4 Questions to Ask Before Getting a Commercial Business Loan
Editorial Note: The content of this article is based on the author’s opinions and recommendations alone. It may not have been previewed, commissioned or otherwise endorsed by any of our network partners.
Whether you’re just getting your small business off the ground or you’ve been operating smoothly for years, there’s a chance you’ll find yourself in a situation in which you need funding.
Commercial loans, also called business loans, provide financing to sole proprietors, partnerships, corporations and other business entities. Commercial business loans can be secured or unsecured and can be paid back in installments or in a single payment.
The application process for a commercial business loan can be simple or extensive, depending on what type of financing you’re looking for. Before getting started, here are four questions to consider when seeking a commercial business loan.
What is the purpose of the loan?
Commercial loans come in several forms to meet a variety of business needs. Before deciding which loan option to pursue, you should first know how you want to use the funds.
A few common reasons you might seek a commercial loan are:
- Purchase equipment
- Purchase inventory
- Expand your business
- Cover a lapse in cash flow
- Pay for emergency business expenses
- Hire employees
Commercial business loans could also help you with startup costs, but new business owners shouldn’t turn to a loan to fund the bulk of the enterprise, said Jack Craven, president and founder of John F. Craven, CPA, LLC in New York. He advises entrepreneurs to turn to friends and family when first starting out — a bank likely wouldn’t loan a new business owner more than $20,000 to $50,000 anyway.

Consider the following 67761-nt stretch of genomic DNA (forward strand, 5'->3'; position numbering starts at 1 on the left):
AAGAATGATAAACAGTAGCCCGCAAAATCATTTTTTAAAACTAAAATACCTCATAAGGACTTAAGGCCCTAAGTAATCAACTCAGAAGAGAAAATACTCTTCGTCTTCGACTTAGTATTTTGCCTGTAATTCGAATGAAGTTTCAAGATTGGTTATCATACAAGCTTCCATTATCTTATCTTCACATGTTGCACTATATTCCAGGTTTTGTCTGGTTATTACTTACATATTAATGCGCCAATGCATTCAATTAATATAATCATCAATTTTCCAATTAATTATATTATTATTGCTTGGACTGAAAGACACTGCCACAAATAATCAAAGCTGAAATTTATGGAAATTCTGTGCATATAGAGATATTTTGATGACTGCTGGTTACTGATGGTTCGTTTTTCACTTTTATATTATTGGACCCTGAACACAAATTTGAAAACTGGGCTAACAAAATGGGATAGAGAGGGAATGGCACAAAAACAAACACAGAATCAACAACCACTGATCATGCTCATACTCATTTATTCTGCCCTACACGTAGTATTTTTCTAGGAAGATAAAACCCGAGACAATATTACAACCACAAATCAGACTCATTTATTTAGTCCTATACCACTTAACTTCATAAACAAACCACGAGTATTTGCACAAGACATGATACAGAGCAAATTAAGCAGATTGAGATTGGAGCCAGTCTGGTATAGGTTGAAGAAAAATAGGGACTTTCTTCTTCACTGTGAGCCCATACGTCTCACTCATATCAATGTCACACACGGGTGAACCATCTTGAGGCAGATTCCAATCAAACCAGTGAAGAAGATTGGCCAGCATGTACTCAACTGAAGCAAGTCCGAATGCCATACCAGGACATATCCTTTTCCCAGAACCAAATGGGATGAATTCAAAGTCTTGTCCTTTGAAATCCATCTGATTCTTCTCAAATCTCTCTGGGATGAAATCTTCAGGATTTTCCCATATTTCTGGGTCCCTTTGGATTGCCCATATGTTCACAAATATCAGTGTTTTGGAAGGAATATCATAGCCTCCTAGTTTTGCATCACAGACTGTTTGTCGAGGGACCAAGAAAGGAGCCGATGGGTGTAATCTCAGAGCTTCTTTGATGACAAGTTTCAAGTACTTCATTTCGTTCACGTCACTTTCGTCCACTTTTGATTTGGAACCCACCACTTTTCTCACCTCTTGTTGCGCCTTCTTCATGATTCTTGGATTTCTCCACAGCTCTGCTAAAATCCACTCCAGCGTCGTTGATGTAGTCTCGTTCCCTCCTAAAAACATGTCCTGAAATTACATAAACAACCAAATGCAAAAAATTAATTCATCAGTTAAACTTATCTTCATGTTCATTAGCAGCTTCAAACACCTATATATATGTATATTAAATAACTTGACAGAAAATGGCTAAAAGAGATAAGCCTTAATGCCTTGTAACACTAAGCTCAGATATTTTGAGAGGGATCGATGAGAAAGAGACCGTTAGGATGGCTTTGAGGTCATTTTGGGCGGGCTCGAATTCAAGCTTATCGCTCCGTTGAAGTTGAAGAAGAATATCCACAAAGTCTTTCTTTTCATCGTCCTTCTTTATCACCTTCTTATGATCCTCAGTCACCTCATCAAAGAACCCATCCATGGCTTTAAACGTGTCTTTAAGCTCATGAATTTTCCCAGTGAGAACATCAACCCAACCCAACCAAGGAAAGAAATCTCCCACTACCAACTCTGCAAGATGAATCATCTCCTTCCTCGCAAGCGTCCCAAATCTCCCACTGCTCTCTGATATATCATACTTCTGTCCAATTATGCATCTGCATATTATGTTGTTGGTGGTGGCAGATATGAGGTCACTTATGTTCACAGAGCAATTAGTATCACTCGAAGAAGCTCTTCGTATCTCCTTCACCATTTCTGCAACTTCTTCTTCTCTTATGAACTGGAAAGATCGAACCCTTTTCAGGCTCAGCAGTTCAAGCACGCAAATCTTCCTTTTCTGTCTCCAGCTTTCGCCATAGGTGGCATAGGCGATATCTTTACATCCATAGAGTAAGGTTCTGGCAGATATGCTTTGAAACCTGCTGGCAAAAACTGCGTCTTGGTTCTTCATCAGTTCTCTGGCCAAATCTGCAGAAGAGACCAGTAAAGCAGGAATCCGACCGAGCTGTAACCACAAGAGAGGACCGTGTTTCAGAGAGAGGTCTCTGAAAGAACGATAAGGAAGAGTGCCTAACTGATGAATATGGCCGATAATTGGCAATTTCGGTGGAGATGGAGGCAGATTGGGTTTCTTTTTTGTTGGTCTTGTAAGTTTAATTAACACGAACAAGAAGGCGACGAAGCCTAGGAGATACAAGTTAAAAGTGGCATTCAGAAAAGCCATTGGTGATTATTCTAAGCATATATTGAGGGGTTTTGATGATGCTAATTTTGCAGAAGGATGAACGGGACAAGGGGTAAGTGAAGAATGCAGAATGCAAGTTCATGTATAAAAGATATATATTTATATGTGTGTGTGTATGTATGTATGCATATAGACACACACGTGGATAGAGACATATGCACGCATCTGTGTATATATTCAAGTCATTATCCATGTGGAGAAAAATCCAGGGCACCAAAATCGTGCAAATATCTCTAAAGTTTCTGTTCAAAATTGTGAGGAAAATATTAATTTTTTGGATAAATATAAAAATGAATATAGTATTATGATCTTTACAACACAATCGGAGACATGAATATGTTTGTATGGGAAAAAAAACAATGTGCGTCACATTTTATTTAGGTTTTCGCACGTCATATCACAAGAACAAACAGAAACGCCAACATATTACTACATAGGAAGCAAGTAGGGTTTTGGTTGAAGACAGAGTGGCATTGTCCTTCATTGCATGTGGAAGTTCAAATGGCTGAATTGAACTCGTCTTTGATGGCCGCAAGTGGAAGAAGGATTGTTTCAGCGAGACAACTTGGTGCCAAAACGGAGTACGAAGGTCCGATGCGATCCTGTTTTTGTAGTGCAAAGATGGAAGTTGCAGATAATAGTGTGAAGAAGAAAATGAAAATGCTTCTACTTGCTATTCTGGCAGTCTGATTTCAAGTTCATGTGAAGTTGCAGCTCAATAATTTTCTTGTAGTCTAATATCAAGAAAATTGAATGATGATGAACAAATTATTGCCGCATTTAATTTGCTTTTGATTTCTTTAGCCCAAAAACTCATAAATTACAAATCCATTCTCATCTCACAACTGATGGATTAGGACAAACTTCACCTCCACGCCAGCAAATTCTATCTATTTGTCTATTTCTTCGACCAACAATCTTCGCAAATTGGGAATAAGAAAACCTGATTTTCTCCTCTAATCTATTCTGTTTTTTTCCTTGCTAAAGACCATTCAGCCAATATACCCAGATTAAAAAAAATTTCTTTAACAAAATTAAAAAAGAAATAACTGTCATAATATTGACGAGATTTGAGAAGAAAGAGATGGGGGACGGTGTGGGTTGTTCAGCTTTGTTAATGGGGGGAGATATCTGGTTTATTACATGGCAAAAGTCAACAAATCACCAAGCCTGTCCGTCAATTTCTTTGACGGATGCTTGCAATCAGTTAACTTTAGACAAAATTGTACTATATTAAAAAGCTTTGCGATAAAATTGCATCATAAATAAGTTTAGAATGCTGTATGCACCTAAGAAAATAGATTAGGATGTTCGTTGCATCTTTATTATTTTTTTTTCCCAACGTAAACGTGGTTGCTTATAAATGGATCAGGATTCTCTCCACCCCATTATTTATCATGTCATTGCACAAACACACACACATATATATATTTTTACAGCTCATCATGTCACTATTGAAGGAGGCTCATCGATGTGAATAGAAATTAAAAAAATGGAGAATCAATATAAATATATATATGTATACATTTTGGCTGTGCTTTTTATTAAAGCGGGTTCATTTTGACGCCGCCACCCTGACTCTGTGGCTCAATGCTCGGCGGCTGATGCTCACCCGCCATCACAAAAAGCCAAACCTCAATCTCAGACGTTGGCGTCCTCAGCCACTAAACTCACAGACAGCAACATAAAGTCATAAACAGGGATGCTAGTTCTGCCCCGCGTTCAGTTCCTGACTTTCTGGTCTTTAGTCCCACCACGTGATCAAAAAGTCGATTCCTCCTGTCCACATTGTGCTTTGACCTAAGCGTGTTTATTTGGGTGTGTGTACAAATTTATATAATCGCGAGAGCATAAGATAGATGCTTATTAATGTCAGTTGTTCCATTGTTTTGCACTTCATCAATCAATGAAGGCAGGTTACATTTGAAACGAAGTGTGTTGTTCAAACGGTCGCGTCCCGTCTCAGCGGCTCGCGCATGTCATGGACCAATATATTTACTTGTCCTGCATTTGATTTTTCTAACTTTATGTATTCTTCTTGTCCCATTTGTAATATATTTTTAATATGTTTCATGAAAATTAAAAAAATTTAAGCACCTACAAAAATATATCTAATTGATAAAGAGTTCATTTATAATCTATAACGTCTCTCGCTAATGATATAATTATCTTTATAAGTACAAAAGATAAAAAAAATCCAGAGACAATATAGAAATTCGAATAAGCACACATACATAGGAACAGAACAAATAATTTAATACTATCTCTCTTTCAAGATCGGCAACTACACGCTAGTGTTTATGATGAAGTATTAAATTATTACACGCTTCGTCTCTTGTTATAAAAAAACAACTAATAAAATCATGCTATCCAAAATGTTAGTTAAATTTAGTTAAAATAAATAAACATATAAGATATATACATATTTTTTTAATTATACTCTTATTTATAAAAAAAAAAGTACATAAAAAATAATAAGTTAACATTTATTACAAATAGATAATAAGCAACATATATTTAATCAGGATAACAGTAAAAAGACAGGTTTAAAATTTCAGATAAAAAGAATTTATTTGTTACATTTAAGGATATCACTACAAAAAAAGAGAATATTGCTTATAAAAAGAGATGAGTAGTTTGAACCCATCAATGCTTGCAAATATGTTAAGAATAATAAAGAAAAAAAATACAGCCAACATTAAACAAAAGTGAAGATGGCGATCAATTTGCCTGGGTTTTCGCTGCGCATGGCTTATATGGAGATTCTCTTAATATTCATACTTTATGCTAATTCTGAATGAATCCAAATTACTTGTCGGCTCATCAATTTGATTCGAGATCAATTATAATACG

“You shouldn’t go to a bank to finance the equity investment in a business,” he said.
According to Craven, the frequency of your funding needs would also affect which loan option you choose. Some businesses have expenses at certain times of the year and could benefit from having continuous access to funding.
“A lot of businesses are seasonal and therefore need a seasonal line of credit open to get them through the lean months,” he added.
Once you figure out what you need to pay for within your business, you can move forward in choosing the right loan.
What are your commercial loan options?
In addition to a traditional bank, you could obtain a commercial business loan from an online lender or a finance company. No matter what avenue you take to obtain business financing, Craven recommends sticking with reputable financial institutions.
Term loans are typically small business loans that span three to 10 years. You can use a term loan to cover a large expense, such as a building remodel, and pay back a little at a time. Term loans generally range between $25,000 and $200,000 and usually have low interest rates compared to other financing options. Most term loans require fixed monthly payments, and you can use the funds however you want. However, term loan applications also require a lot of paperwork, and it could be months before you receive the money.